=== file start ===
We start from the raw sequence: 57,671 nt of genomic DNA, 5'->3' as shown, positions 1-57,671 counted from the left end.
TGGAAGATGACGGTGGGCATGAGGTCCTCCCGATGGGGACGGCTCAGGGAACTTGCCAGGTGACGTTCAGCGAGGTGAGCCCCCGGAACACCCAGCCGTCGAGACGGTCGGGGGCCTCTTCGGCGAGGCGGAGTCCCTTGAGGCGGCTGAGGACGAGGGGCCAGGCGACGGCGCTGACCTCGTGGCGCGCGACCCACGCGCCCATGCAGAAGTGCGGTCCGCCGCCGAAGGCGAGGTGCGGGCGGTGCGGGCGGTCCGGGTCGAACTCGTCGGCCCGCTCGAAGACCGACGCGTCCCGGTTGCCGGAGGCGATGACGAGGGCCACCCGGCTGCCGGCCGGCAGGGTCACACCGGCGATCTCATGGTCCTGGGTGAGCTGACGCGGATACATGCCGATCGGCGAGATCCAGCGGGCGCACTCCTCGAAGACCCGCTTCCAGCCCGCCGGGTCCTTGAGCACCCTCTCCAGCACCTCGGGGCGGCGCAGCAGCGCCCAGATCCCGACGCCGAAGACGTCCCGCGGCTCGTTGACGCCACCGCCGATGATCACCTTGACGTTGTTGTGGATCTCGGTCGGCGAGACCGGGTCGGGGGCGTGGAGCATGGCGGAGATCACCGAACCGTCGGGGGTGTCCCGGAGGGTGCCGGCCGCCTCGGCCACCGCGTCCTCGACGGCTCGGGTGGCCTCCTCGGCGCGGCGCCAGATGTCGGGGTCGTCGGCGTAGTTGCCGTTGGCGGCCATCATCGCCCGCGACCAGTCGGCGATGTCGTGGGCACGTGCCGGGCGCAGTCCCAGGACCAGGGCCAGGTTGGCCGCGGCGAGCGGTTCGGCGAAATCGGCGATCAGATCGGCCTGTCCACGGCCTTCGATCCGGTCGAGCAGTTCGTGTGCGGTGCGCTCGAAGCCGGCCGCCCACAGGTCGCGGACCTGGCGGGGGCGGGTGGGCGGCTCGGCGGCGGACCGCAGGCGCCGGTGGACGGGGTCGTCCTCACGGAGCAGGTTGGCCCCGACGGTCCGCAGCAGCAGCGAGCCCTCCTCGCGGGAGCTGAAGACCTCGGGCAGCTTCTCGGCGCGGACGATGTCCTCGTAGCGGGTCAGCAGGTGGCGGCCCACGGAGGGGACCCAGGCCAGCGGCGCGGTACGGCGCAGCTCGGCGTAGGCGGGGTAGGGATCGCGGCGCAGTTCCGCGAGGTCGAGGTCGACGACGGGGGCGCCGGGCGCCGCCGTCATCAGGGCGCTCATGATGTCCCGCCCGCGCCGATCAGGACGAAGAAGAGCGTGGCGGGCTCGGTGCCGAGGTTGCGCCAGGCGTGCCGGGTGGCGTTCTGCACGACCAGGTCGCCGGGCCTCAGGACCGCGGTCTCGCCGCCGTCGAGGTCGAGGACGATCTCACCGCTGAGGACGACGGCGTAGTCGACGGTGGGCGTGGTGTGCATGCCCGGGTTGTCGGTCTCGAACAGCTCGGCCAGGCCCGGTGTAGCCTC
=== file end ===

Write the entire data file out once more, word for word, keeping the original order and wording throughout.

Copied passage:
We start from the raw sequence: 57,671 nt of genomic DNA, 5'->3' as shown, positions 1-57,671 counted from the left end.
TGGAAGATGACGGTGGGCATGAGGTCCTCCCGATGGGGACGGCTCAGGGAACTTGCCAGGTGACGTTCAGCGAGGTGAGCCCCCGGAACACCCAGCCGTCGAGACGGTCGGGGGCCTCTTCGGCGAGGCGGAGTCCCTTGAGGCGGCTGAGGACGAGGGGCCAGGCGACGGCGCTGACCTCGTGGCGCGCGACCCACGCGCCCATGCAGAAGTGCGGTCCGCCGCCGAAGGCGAGGTGCGGGCGGTGCGGGCGGTCCGGGTCGAACTCGTCGGCCCGCTCGAAGACCGACGCGTCCCGGTTGCCGGAGGCGATGACGAGGGCCACCCGGCTGCCGGCCGGCAGGGTCACACCGGCGATCTCATGGTCCTGGGTGAGCTGACGCGGATACATGCCGATCGGCGAGATCCAGCGGGCGCACTCCTCGAAGACCCGCTTCCAGCCCGCCGGGTCCTTGAGCACCCTCTCCAGCACCTCGGGGCGGCGCAGCAGCGCCCAGATCCCGACGCCGAAGACGTCCCGCGGCTCGTTGACGCCACCGCCGATGATCACCTTGACGTTGTTGTGGATCTCGGTCGGCGAGACCGGGTCGGGGGCGTGGAGCATGGCGGAGATCACCGAACCGTCGGGGGTGTCCCGGAGGGTGCCGGCCGCCTCGGCCACCGCGTCCTCGACGGCTCGGGTGGCCTCCTCGGCGCGGCGCCAGATGTCGGGGTCGTCGGCGTAGTTGCCGTTGGCGGCCATCATCGCCCGCGACCAGTCGGCGATGTCGTGGGCACGTGCCGGGCGCAGTCCCAGGACCAGGGCCAGGTTGGCCGCGGCGAGCGGTTCGGCGAAATCGGCGATCAGATCGGCCTGTCCACGGCCTTCGATCCGGTCGAGCAGTTCGTGTGCGGTGCGCTCGAAGCCGGCCGCCCACAGGTCGCGGACCTGGCGGGGGCGGGTGGGCGGCTCGGCGGCGGACCGCAGGCGCCGGTGGACGGGGTCGTCCTCACGGAGCAGGTTGGCCCCGACGGTCCGCAGCAGCAGCGAGCCCTCCTCGCGGGAGCTGAAGACCTCGGGCAGCTTCTCGGCGCGGACGATGTCCTCGTAGCGGGTCAGCAGGTGGCGGCCCACGGAGGGGACCCAGGCCAGCGGCGCGGTACGGCGCAGCTCGGCGTAGGCGGGGTAGGGATCGCGGCGCAGTTCCGCGAGGTCGAGGTCGACGACGGGGGCGCCGGGCGCCGCCGTCATCAGGGCGCTCATGATGTCCCGCCCGCGCCGATCAGGACGAAGAAGAGCGTGGCGGGCTCGGTGCCGAGGTTGCGCCAGGCGTGCCGGGTGGCGTTCTGCACGACCAGGTCGCCGGGCCTCAGGACCGCGGTCTCGCCGCCGTCGAGGTCGAGGACGATCTCACCGCTGAGGACGACGGCGTAGTCGACGGTGGGCGTGGTGTGCATGCCCGGGTTGTCGGTCTCGAACAGCTCGGCCAGGCCCGGTGTAGCCTC